I don't think what I put together would return to the top level after each mission, just if the kids needed to go back to an earlier mission. If I did it the way I think I did, pressing the center button would swap back and forth between the two menus -- from the outer loop, it enters the inner loop, from the inner loop, it goes back to the outer loop. I'll add the sound files and check it at school tomorrow. You should have been a teacher (if you aren't in some form or other) -- I'm starting to feel like I have to study for a quiz...

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                      • #12
                        My eyes are going. I didn't see the link. Yes, that will remain in the same menu until you press a button to back out. Since you got that, how about going for extra credit. Try giving the user visual queues that the program is waiting for a button press.

                        This stuff is kind of addicting, isn't it? I always encourage teams to expand their programming horizons. The very first program my girls wrote used two motors as joysticks to move an image around on the screen. Then we added a second image that moved randomly about the screen. if you superimposed the two images and pressed the middle button you scored a point. Eventually there were flash screens and sound effects and a leader board. Then the challenge was announced and we had to go back to boring old FLL programming.

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                        • #13
                          Okay, so why stop at just visual cues?

                          http://bit.ly/seqplus

                          Learning EV3 coding has been really therapeutic for me. It gives me a way to engage my mind in solving problems. It evolved from a way to do robotics with kids into a time consuming hobby for me. I'm an elementary school teacher, and I think I'm pretty smart, but this is something that I never learned how to do in HS/college/career prep, so the smallest discoveries are really rewarding for me. Things are starting to make sense, which means I can start helping my kids make sense of it too. My first year of coaching, it was truly a "Our coaches don't have all the answers, we learn together" year. I remember telling them when we started, "We're just going to stick to these green blocks. Maybe we can use some of the orange ones too. Just ignore the red ones -- I don't know why anyone would need a math block to move a robot around." Now, I think I'm in a position where I can help other coaches in my area with things. Pretty exciting for me.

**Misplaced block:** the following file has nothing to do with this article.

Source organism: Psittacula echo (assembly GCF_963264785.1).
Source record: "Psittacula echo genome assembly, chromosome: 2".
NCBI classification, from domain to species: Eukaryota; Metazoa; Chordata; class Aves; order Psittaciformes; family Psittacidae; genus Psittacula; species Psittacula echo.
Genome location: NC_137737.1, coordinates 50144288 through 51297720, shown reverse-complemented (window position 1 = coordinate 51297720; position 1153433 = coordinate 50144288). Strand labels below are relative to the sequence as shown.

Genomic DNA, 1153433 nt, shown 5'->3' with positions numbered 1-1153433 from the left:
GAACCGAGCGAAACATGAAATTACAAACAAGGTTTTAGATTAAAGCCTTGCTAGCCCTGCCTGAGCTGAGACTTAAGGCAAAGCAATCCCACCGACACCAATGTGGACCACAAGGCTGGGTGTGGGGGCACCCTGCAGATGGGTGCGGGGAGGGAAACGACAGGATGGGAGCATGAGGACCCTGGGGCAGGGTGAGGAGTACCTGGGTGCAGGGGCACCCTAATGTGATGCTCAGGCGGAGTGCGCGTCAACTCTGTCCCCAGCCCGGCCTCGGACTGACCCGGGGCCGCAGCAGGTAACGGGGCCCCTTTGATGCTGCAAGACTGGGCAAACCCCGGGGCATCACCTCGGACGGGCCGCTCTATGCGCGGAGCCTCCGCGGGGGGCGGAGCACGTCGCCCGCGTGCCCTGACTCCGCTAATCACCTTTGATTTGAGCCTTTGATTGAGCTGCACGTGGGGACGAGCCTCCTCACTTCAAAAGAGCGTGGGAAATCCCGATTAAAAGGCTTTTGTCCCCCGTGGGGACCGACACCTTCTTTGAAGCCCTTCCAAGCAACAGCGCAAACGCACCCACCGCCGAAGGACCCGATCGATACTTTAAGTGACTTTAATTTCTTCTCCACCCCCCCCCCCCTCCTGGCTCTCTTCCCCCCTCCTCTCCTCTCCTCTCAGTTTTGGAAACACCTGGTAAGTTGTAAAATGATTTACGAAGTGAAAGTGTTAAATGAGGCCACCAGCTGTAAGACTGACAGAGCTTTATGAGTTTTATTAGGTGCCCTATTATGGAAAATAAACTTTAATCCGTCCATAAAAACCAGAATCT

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                          • #14
                            Audible queues cannot be heard in a noisy FLL environment and haptic is probably a bad idea.

                            Keep discovering together. It results in a richer experience for all. My experience is that "teaching" FLL doesn't work. The kids get so much more out of FLL if you let them muck about and make mistakes and try some really dumb ideas. I've always thought technical literacy is a hindrance to being a good coach. It gets in the way of teaching what we really want to teach, problem solving and core values, by replacing it with teaching fairly worthless technical skills such as building and programming robots. I find myself biting my tongue and not expressing my opinions, and I think that can come across as being secretive or insincere. What I would give to return to blissful ignorance at the start of each season. These days I tell teams up front that I've been doing this longer than they have been alive but I'm not going to tell them what to do because they are supposed to solve the problems and their solutions may be better than what I would come up with.
                            Last edited by Dean Hystad; 01-31-2018, 02:08 PM.

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                            • #15
                              Tried my program today and worked beautifully. Everything switched really quickly and easily. Loading my own pictures was easy too.

                              Three of the kids on my first team (the one where I said let's just use the green blocks) have moved on and are on a team at the middle school now. I was talking to one of their parents and the kids had finished last in the robot game at our qualifier this year and are getting dejected because they've had rookie coaches (including me) who didn't know how to support them.

                              I don't want to let kids get so frustrated that they can't feel some success and end up giving up on themselves.